This week we are publishing the second excerpt from a small book Mary Holm has written for the Reserve Bank called Upside, downside: A guide to risk for savers and investors. It will be given free to the public in September. This column will tell you how to get a copy then. Today we look at examples of risky investor behaviour. The normal Q&A column will resume next week.
Investing in too few different types of assets
Some people aren't too concerned when the value of their long-term savings drops considerably. They expect it to rise again in due course.
For many people, though, a drop in value is alarming. Worry in itself is not good, and it's even worse if it leads you into bailing out of investments when their price is low. Buying high and selling low is a sure-fire way of losing money.
You can considerably reduce the volatility of your total investments by spreading your money across different types of assets, such as shares, property, bonds, other fixed-interest investments, cash, and perhaps also forestry, collectibles, gold and so on.
There will be times - when one type of investment is doing particularly well - when this strategy seems unimpressive. Surely you're better off concentrating on winners? The trouble is, winners don't necessarily stay winners.
Looking ahead, there's no way of knowing which type of investment will perform best.
If you hold a range of investments, when one type is doing badly, there's a good chance another will be doing well, so the value of your whole portfolio of investments doesn't fall, or at least doesn't fall as far.
An easy way to spread your investments is to invest in a balanced fund that, in turn, holds a variety of investments. Some of these funds, however, charge quite high fees, so you may be better off to do it on your own.
If you own your own home, how does that fit into the picture?
Some people reckon that home ownership gives them enough exposure to property, and put all their savings in bonds, shares and perhaps other areas.
Others own their own home and also invest largely or solely in rental property, giving them poor diversity. They may say that they don't regard their home as an investment, and in some ways that's fair enough. The fact remains, though, that house prices sometimes fall - as we've seen in the past few years.
If a sustained price fall happened here, people with all their money in houses would be hit particularly hard, especially if they are highly geared.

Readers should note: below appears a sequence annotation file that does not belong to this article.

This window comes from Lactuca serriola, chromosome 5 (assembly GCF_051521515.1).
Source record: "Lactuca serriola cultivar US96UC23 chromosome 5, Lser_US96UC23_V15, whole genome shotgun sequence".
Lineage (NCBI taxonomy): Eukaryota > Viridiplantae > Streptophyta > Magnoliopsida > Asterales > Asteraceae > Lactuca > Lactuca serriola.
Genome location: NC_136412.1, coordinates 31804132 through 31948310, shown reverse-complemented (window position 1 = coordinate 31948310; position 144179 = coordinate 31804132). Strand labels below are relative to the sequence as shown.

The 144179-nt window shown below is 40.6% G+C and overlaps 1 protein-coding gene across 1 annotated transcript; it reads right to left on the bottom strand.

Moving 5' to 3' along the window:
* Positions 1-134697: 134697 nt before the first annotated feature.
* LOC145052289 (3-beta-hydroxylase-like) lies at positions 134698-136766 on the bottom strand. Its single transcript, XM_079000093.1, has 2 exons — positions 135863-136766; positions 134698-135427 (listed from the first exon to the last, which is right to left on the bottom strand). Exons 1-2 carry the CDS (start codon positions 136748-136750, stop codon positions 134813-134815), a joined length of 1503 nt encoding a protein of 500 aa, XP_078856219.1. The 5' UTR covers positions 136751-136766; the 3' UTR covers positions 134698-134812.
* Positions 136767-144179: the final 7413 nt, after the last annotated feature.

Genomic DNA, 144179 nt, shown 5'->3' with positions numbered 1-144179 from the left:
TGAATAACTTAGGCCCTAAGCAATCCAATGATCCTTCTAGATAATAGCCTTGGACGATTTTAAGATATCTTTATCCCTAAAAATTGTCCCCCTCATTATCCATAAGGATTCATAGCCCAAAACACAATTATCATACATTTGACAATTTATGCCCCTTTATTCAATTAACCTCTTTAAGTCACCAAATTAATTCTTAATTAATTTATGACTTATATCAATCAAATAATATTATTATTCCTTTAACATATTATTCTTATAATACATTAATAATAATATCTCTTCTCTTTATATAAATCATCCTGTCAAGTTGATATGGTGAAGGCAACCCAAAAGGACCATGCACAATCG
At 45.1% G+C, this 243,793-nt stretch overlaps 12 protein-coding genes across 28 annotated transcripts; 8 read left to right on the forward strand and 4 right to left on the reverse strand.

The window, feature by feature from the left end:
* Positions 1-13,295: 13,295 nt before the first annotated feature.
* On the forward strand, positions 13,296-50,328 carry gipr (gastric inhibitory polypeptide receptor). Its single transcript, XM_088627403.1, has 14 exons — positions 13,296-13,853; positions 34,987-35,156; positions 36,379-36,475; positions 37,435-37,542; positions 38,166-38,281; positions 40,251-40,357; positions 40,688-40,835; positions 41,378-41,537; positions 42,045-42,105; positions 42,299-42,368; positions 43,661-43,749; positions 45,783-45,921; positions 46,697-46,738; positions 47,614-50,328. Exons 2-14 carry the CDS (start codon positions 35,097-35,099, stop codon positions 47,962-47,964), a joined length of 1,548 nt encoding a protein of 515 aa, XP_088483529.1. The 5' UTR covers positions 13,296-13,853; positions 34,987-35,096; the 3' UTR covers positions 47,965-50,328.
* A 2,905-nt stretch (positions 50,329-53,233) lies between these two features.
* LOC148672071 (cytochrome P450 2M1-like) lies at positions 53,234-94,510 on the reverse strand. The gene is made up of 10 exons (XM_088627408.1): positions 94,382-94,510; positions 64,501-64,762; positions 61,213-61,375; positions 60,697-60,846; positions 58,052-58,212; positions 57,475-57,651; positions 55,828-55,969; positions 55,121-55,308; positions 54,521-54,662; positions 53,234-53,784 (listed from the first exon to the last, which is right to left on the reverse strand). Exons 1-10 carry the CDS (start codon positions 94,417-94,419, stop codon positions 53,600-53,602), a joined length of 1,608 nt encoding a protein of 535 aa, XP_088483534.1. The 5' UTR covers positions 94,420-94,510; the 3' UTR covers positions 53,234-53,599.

Most KiwiSaver funds hold a mix of assets, such as cash, bonds, shares and perhaps property, but the proportions vary, as follows:
* Conservative, cash or lower risk funds hold mostly cash and bonds.
* Balanced funds hold a balanced mixture of higher and lower risk assets.
* Growth, aggressive or higher risk funds hold mostly shares and property.
Failing to diversify within each type of asset
Some economists claim there's no such thing as a free lunch. You can't, for instance, get a high return with low risk. Others disagree. There is one free lunch, they say. By diversifying across lots of shares, lots of properties, lots of bonds or whatever, you can reduce the total risk of all your investments without reducing your expected return.
Let's say, for example, that the annual returns we might expect on a single share range from minus 40 per cent to plus 60 per cent, with an average of 10 per cent. On a portfolio of 20 shares, we might expect the same 10 per cent average return. But the range would be narrower - perhaps minus 20 per cent to plus 40 per cent - because when some shares do badly, others do well.
Market crashes do occasionally happen, when practically all prices drop. But generally, while a single bond or share can become worthless, and a single property can lose much of its value, it's much less likely that a whole lot of them will do badly at once.
Every big institutional investor always diversifies its holdings. You're silly if you don't take advantage of it.
You can gain good diversification through managed funds specialising in bonds, property or shares. You also benefit from the savings gained from the managers' large scale operations. For example, a fund manager will pay much lower brokerage per share than you would pay if you bought individually. But, as noted earlier, you do have to pay fees, which can partly offset the advantages.
If you're investing in what are called "investment grade" bonds, the bond issuers are not very likely to default. It's still possible, though, so it's a good idea to invest in several different companies.